Ganymede's traditionally homoerotic identity underwrites his principal argument that Amyclas' departure would be an unjust abandonment of his loving shepherd comrades, and invites speculation on one of Petrarch's significant male relations.

English Pastorals of Homoerotic Yearning

In the January eclogue of Edmund Spenser's (ca 1552-1599) Shepheardes Calendar (1579)--itself a foundational pastoral text for the English Renaissance--the shepherd Colin Clout is enamored of a woman named Rosalinde who will not return his devotion. As it turns out, the gifts Colin gives to Rosalind had been given to him by his own rejected male suitor, Hobbinol.

The gloss to this provided by the enigmatic E. K. troubles any heterosexist reading of the text by explaining that Hobbinol's relationship with Colin is not an example of "disorderly" pederastic love, but of a variety of pederasty that the ancients deemed moral and above "gynerastice," the love of men for women.

Christopher Marlowe's (1564-1593) poem "The Passionate Shepherd to His Love," an Ovidian plea to revel in love, also follows in the tradition of Virgil's second eclogue. The speaker of this poem has generally been assumed to be male and the auditor a woman. However, Marlowe's poem undermines these gender ascriptions by refusing a definitive gender to either of the characters. (The title was not added until it was anthologized in The Passionate Pilgrim in 1599, six years after Marlowe's death.)

Based on its self-conscious imitation of a homoerotic Virgilian original, and in the context of Marlowe's other works, this pastoral poem warrants a rereading attentive to its homoerotic potential.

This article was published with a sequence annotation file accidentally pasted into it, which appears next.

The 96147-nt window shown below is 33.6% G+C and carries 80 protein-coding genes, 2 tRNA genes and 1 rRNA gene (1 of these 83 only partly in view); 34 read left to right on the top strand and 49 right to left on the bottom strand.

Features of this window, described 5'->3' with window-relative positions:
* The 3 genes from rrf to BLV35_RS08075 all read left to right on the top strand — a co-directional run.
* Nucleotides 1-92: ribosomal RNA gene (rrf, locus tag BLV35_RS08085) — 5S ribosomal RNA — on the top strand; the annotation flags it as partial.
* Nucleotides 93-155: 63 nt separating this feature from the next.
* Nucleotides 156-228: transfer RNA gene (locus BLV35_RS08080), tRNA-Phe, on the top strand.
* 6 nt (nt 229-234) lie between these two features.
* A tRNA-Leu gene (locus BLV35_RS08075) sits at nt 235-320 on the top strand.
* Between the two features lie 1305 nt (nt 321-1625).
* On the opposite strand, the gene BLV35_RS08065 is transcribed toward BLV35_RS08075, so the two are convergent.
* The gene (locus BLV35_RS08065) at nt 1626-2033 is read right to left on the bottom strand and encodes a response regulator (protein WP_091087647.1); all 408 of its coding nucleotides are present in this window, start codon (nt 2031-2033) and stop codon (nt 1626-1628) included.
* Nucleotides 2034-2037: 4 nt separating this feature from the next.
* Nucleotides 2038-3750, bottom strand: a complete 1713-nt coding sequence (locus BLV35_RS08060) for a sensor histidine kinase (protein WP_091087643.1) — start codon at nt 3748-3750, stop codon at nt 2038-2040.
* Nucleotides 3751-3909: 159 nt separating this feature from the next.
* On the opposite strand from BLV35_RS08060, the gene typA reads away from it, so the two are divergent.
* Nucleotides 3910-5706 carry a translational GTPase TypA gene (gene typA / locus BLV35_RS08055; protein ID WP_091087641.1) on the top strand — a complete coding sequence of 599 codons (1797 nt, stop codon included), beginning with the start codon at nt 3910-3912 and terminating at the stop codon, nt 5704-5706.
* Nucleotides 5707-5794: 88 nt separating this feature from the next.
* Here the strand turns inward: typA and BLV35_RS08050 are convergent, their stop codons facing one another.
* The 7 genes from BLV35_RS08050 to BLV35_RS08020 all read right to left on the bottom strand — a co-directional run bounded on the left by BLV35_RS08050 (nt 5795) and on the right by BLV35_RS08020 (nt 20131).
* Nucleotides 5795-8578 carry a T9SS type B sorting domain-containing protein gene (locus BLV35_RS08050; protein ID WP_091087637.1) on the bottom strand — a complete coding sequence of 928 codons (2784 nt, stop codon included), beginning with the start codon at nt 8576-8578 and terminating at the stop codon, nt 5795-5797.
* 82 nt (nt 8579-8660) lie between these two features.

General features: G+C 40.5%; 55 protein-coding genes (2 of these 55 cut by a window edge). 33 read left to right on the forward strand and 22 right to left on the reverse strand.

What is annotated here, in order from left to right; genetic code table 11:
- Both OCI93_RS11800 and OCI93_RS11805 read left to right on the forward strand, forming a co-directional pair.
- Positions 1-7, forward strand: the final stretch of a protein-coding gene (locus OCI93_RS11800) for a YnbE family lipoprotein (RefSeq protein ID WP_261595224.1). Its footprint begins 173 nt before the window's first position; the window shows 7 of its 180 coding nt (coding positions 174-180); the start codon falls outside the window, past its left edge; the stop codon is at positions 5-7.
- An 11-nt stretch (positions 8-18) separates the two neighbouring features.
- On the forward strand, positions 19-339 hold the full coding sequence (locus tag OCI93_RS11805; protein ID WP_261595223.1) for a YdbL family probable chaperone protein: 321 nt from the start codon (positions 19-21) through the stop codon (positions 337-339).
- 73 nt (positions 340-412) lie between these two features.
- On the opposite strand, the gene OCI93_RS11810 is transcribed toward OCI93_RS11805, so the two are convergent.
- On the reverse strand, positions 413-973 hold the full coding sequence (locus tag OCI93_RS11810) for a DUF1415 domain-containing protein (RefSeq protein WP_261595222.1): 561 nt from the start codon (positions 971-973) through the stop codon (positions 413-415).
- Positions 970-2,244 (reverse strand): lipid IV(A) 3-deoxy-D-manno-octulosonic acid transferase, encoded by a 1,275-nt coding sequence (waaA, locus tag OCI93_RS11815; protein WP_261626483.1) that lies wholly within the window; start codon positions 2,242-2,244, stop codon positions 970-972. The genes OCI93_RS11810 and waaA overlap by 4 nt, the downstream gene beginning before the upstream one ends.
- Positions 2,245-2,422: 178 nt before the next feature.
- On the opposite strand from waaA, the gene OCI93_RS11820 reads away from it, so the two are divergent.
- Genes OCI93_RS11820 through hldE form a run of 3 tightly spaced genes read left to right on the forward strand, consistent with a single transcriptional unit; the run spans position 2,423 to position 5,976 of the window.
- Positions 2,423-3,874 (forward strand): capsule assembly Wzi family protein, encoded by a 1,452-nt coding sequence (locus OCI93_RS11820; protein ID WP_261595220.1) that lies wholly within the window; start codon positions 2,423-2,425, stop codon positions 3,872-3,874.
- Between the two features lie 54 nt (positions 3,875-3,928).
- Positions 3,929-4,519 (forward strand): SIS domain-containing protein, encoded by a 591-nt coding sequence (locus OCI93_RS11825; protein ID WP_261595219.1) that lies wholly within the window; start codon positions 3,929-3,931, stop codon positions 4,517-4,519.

Related in spirit to Marlowe's work, Richard Barnfield's (1574-1627) The Teares of an Affectionate Shepheard Sicke for Love (1594), also titled The Complaint of Daphnis for the Love of Ganimede, is a rapturous account of the shepherd Daphnis' unrequited love for the amber-locked Ganimede. While his rival Guendolena desires Ganimede only for his beauty and her own pleasure, Daphnis' love conforms to the classical ideal of worshipping a male beloved's inner virtue.

  <previous page   page: 1  2  3   next page>  
    
 interact  
   
Contact Us
 
Join the Discussion
 
 find 
   
Related Entries
 
More Entries by this contributor
 
A Bibliography on this Topic

 
Citation Information
 
More Entries about Literature
 
   
spacer
Popular Topics:

Social Sciences

 
Stonewall Riots
Stonewall Riots


Gay Liberation Front


The Sexual Revolution, 1960-1980
The Sexual Revolution, 1960-1980


Leather Culture


Anthony, Susan B.
Anthony, Susan B.


Africa: Sub-Saharan, Pre-Independence


Androgyny
Androgyny


Russia


Computers, the Internet, and New Media


Radicalesbians

 
 


 

 

This Entry Copyright © 1995, 2002 New England Publishing Associates

www.glbtq.com is produced by glbtq, Inc., 1130 West Adams Street, Chicago, IL   60607 glbtq™ and its logo are trademarks of glbtq, Inc.
This site and its contents Copyright © 2002-2006, glbtq, Inc.  All Rights Reserved.
Your use of this site indicates that you accept its Terms of Service.